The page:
Home on the range in Dundalk, bronc rider earns spurs

October 01, 1994|By Kevin Eck | Kevin Eck,Contributing Writer

The stereotypical image of Dundalk is that of an industrial community, all concrete and steel.

Not exactly the place where one would expect to find a rodeo star.

But there he is anyway. And we're not talking about John Travolta. Jimmy Grasso is a real urban cowboy.

After working all week in his moving business, Grasso, a 39-year-old Dundalk resident, spends his weekends competing in rodeos on the East Coast.

He is recognized as the best saddle-bronc rider in the eastern United States.

"When I come home from the rodeo in my cowboy hat, boots and chaps, people look at me like, 'What in the world . . .' " Grasso said.

Today and tomorrow, Grasso will compete at the Harford County Equestrian Center in Bel Air in a rodeo sanctioned by the International Pro Rodeo Association.

So how does a New Jersey native who has lived in Dundalk for 17 years become a cowboy?

It wasn't something Grasso ever planned. In fact, until he was 28, the closest contact he had with a horse was watching the Lone Ranger and Trigger on television during his childhood.

Then Grasso ran into a friend who rode bulls at a place in New Jersey called Cowtown, and Grasso agreed to assist him for a year.

After a while, however, Grasso went from pulling the rope for his friend to riding the bulls himself.

"I said, 'I can do this,' " said Grasso, who is 5 feet 7, 170 pounds. "So like a fool I got on a bull.

"I went to a bullriding school in Oklahoma, and the third one I got on I rode. I did that at Cowtown for a year and a half."

From there, Grasso went to school to learn bareback riding and then saddle-bronc riding.

"At first, I didn't even know how to put a saddle on the horse," he said. "But once I did it, it was like heaven."

The technical requirements of saddle-bronc riding make it one of the most difficult rodeo events to master. For example, on fTC leaving the chute, the rider, gripping a thick rein attached to the horse's halter -- his only means of securing himself -- attempts to place his feet over the horse's shoulder a split second before the animal's front feet strike the ground on his first jump.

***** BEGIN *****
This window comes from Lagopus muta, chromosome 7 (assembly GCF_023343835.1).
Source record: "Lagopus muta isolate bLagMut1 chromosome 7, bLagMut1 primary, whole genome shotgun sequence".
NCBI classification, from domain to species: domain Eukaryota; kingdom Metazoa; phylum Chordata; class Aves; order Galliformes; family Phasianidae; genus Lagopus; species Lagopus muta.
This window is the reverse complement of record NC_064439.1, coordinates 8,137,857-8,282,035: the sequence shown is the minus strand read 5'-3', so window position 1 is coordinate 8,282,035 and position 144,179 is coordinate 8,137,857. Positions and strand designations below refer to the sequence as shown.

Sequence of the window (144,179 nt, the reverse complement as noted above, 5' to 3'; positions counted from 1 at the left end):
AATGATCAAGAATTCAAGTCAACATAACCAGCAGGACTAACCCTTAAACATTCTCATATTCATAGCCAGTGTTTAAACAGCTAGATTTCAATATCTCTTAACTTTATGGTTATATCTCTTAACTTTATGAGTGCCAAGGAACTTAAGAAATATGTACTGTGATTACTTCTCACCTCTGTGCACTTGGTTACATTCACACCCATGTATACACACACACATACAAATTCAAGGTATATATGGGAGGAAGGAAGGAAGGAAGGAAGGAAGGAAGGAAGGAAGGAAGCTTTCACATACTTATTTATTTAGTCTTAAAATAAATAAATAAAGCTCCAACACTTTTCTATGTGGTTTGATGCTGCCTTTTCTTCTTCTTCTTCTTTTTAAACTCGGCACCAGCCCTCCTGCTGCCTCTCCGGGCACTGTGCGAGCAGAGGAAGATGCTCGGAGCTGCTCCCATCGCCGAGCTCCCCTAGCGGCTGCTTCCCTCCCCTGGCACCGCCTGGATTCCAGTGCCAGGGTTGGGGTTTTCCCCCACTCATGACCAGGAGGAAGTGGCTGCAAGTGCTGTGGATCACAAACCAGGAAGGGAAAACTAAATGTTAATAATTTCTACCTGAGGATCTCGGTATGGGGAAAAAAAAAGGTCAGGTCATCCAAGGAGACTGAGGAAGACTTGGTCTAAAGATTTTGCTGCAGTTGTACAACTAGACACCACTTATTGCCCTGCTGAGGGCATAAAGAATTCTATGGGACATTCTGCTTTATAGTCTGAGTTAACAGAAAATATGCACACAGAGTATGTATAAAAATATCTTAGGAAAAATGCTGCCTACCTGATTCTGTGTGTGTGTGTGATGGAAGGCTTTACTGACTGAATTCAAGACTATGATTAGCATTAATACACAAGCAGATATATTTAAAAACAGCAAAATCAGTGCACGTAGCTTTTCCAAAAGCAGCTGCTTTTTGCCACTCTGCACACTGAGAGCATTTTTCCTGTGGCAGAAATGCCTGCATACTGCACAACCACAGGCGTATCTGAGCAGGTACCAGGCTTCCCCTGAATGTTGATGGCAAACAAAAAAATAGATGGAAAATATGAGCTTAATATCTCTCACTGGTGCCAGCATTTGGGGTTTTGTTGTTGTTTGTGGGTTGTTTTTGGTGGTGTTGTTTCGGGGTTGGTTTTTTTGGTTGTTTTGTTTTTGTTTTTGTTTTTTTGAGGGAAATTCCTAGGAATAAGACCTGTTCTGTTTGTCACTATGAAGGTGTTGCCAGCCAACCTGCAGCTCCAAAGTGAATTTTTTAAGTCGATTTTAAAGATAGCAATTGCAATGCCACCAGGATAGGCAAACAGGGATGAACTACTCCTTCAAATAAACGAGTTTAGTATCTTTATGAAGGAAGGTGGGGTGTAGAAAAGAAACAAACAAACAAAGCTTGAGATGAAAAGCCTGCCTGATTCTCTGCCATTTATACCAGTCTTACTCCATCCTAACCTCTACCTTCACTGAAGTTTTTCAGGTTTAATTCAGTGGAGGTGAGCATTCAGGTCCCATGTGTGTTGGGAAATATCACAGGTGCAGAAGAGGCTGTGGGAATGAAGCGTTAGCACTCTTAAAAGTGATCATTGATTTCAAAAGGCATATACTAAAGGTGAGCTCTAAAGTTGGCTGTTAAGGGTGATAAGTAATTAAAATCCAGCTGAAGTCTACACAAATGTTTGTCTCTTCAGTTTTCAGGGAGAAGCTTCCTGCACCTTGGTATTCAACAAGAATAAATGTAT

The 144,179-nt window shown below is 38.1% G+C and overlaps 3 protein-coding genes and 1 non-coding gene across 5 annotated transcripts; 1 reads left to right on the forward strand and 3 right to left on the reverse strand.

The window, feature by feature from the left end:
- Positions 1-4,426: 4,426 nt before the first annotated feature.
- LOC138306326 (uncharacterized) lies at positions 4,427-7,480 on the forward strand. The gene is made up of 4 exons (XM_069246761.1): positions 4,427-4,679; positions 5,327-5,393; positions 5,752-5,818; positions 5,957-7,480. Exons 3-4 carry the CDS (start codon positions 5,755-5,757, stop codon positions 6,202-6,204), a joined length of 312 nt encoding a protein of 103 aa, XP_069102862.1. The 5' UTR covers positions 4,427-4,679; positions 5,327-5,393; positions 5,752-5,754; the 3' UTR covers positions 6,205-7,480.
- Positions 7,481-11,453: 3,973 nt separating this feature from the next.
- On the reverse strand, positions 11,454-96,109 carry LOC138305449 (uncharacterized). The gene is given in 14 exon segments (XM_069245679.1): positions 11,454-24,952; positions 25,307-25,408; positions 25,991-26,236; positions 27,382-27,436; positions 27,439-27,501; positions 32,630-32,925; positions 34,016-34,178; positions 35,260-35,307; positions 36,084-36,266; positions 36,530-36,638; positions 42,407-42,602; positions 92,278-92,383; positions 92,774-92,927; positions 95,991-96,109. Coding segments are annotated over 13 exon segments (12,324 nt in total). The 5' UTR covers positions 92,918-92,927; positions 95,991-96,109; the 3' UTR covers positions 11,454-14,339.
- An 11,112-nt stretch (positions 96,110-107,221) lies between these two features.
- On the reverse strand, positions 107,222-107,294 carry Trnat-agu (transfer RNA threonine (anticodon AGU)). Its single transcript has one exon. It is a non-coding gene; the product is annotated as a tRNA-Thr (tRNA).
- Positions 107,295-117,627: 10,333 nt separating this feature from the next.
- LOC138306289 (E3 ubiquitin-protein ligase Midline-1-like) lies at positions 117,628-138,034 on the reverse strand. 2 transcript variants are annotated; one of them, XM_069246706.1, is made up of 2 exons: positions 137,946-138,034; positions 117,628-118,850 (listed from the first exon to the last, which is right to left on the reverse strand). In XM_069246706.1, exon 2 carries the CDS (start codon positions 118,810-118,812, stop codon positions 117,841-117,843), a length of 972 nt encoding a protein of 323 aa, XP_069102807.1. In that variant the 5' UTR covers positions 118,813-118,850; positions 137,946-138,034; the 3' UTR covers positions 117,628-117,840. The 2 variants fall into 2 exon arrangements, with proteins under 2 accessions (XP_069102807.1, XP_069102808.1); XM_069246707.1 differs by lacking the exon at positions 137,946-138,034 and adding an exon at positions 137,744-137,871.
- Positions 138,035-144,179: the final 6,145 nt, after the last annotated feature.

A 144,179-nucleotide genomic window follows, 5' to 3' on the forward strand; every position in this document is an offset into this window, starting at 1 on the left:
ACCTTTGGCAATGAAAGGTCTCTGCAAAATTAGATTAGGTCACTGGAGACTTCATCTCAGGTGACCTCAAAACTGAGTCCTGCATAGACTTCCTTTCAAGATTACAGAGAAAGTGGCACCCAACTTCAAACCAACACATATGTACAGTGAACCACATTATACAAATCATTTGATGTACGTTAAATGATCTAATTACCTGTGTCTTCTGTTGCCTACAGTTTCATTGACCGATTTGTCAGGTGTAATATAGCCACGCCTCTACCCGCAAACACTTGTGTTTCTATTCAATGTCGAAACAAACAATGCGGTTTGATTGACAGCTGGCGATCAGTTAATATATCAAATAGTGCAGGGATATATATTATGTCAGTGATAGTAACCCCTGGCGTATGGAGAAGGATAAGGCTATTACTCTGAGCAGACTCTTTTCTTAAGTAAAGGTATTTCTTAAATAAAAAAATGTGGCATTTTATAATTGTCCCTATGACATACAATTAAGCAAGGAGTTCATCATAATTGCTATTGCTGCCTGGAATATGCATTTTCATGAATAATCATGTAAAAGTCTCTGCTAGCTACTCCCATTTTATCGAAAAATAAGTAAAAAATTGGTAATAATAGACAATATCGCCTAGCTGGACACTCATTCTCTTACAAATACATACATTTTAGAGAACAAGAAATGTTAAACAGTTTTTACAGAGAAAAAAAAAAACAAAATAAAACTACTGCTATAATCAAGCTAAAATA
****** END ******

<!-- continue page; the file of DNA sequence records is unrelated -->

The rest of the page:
An eight-second ride is required and it is judged on the cowboy's spurring action, his control of the horse and the degree to which his toes are turned out. The horse's bucking efforts also contribute to the score.

"Balance is very important," said Grasso, who once broke his foot after being flipped by a horse. "Sometimes you go one way and the animal goes the other way. Eight seconds can seem like eight hours."

Grasso spent three days at a school to learn saddle-bronc riding. The following weekend, he was competing in the event.

It wasn't long before he was picking up paychecks and winning titles. He has qualified for the First Frontier Circuit Finals 10 times.

Grasso's sponsor, Cancun Cantina, pays for his entry fees and ** traveling expenses. He said he earned somewhere between $5,000 and $6,000 in his most successful year.

"At one rodeo, I made $2,800 in the finals," he said. "All that for 24 seconds of work."

But Grasso doesn't do it for the money.

"I'm just a weekend warrior," said Grasso, who has a wife and

three sons. "I just do it for the love of it."

FRONTIER DAYS RODEO

When: Through tomorrow. Competition today begins at 7:30 p.m. and tomorrow at 2 p.m.

Where: Harford County Equestrian Center, Bel Air.

ATickets: $6 for adults and $4 for children under 12. They can be purchased at the gate or in advance at Carol's Western Wear in Glen Burnie and Laurel, Carol's Boutique in Cancun Cantina's near BWI Airport, Keene Dodge in Jarrettsville and Churchville Tack and Ranch.

Baltimore Sun Articles
|
|
|
Please note the green-lined linked article text has been applied commercially without any involvement from our newsroom editors, reporters or any other editorial staff.